Collaborative Initiative to Help End Chronic Homelessness (CICH)
In response to the goal of eliminating chronic homelessness, and the request that federal agencies increase their level of collaboration to accomplish this goal, the U.S. Departments of Housing and Urban Development (HUD), Health and Human Services (DHHS), and Veterans Affairs (VA) launched a new 3-year federal Initiative in October 2003 through the U.S. Interagency Council on Homelessness entitled The Collaborative Initiative to Help End Chronic Homelessness (CICH). Through this Initiative, persons experiencing chronic homelessness receive permanent supported housing funded by HUD, and supportive primary healthcare and mental health services provided by the Health Resources Services Administration (HRSA), the Substance Abuse and Mental Health Services Administrations (SAMHSA) of DHHS, and by the Veterans Health Administration (VHA) of VA. A chronically homelessness person was defined, in this initiative, as "an unaccompanied homeless individual with a disabling condition who has either been continuously homeless for 1 year or more or has had at least four episodes of homelessness in the past 3 years" (NOFA, 2003).
The key components of the CICH intervention involved: 1) providing comprehensive primary health, mental health, and substance abuse treatment services linked to housing; 2) creating additional permanent housing; 3) increasing the use of mainstream resources that pay for services and treatment for this population; 4) replicating service, treatment and housing models that have proven to be effective ( e.g. Stein & Test, 1980; Tsemberis & Eisenberg, 2000); and 5) supporting the development of infrastructures that sustain the housing, services and treatments and interorganizational partnerships beyond the designated CICH funding period.
The 11 communities funded by HUD, HHS and VA to implement CICH included Chattanooga, TN; Chicago, IL; Columbus, OH; Denver, CO; Ft. Lauderdale, FL; Los Angeles, CA; Martinez, CA; New York, NY; Philadelphia, PA; Portland, OR; and, San Francisco, CA.
Each of these communities (sites) developed a comprehensive plan to end or reduce the prevalence of chronic homelessness in their community through the development of sustainable, cost-effective partnerships among providers in the private and public sector. The specifics of these plans varied across communities, but each plan included strategies for providing permanent housing, linking comprehensive supports with housing, increasing the use of mainstream services; integrating systems and services, and, ensuring the sustainability of these efforts beyond the initial 3-year funding period.
National Performance Outcomes Assessment
The three federal agencies sponsoring the Initiative (HUD, DHHS & VA) enlisted the VA Northeast Program Evaluation Center (NEPEC) to conduct a national evaluation of CICH network collaboration and client outcomes to monitor the implementation and effectiveness of the $35-million Initiative by using a common evaluation methodology across all 11 sites.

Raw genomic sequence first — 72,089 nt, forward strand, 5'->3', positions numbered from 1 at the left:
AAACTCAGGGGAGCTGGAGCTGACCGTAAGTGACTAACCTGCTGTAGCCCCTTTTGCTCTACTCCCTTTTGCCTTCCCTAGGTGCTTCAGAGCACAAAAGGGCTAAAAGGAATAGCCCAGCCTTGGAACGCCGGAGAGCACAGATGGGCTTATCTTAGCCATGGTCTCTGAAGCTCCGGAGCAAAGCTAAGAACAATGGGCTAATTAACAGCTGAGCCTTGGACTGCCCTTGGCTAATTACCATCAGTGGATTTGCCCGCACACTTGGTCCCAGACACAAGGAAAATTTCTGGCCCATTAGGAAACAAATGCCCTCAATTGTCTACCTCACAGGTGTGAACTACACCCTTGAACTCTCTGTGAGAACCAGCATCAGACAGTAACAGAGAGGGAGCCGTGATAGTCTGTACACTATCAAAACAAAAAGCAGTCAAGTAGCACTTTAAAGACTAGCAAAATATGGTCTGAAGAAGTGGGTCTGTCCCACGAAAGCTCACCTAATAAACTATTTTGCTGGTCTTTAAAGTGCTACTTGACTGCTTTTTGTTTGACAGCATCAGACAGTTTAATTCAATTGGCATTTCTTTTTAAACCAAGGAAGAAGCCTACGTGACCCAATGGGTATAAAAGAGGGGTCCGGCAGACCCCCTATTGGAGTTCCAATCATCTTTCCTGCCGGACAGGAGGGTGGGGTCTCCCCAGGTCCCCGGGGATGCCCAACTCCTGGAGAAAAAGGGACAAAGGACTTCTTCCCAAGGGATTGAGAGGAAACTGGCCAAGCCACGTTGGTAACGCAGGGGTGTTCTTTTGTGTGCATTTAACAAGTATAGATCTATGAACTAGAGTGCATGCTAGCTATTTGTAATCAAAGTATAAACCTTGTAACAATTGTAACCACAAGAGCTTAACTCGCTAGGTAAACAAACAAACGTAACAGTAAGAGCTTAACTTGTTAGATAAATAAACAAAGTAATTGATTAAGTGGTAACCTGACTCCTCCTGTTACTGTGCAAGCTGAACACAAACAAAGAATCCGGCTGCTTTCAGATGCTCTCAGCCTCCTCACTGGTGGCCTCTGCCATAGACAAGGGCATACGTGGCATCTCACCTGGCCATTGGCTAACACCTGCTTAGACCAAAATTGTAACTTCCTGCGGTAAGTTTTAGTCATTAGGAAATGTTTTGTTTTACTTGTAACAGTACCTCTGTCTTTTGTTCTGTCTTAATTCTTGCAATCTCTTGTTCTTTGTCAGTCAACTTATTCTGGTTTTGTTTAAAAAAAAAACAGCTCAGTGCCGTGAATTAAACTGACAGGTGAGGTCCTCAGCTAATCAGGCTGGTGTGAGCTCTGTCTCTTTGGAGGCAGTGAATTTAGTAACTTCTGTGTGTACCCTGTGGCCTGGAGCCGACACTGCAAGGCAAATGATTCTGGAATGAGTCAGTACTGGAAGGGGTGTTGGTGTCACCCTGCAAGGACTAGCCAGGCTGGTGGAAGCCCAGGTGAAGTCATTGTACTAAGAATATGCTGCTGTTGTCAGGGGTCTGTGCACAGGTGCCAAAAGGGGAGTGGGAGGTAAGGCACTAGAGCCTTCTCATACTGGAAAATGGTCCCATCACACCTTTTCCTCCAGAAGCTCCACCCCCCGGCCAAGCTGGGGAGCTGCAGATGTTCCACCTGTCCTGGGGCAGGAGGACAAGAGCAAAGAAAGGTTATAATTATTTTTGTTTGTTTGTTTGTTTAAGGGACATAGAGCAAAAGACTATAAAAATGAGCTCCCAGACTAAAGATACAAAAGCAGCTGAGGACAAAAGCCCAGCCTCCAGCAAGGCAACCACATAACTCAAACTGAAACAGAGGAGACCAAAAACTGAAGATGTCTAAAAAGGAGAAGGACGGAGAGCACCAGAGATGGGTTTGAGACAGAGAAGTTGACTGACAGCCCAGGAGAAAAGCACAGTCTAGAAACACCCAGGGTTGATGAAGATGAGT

Client outcomes evaluation
The goals of the client outcomes component of the national evaluation were to provide a site-by-site description of program implementation, as well as descriptive information on clients served; services received; longitudinal housing quality, stability, and satisfaction; and, client outcomes in health and functional domains. Outcome data from the evaluation were provided to the sites throughout the implementation of program to guide program development, and have been provided on a quarterly basis to the sites to allow ongoing monitoring of service delivery and outcomes. Monthly site-level statistics were provided to local CICH grant recipients on the implementation of evaluation procedures as well as to federal sponsors, beginning in May 2004, and updated longitudinal client outcome statistics were provided every 3 months beginning in January 2005. Preliminary outcomes data from the first 12-months of program operation were reported in early 2007 and showed improved client outcomes in housing and health status (Mares & Rosenheck, 2007).
Network collaboration evaluation
The network component of the national evaluation examined the extent to which local agencies collaborated in delivering CICH services along four dimensions: 1) implementing clinical best practices as recommended by SAMHSA; 2) coordinated service delivery and planning; 3) inter-organizational trust and respect; and, 4) exchanging resources. Annual assessments in each of these dimensions were made by telephone interviews administered by NEPEC staff to one key informant at each of the primary human service agencies delivering CICH services, or an average of 6.7 key informants/agencies per site. Three years of key informant interview data were collected around January of each year, beginning in 2004. Preliminary network outcome data from the first 3 years of network data collection were also reported in early 2007, and showed high levels of collaboration trust and increased use of evidence-based practices across the 11 sites over the period of program implementation (Greenberg & Rosenheck, 2007).
In this report, baseline network outcomes data were merged with 12-month client outcomes data to examine the association of inter-agency collaboration at the start of the program with client outcomes during the first year of program operation. The association between changes in inter-agency collaboration over time and longitudinal client outcomes will be examined after the collection of CICH client outcomes data is completed.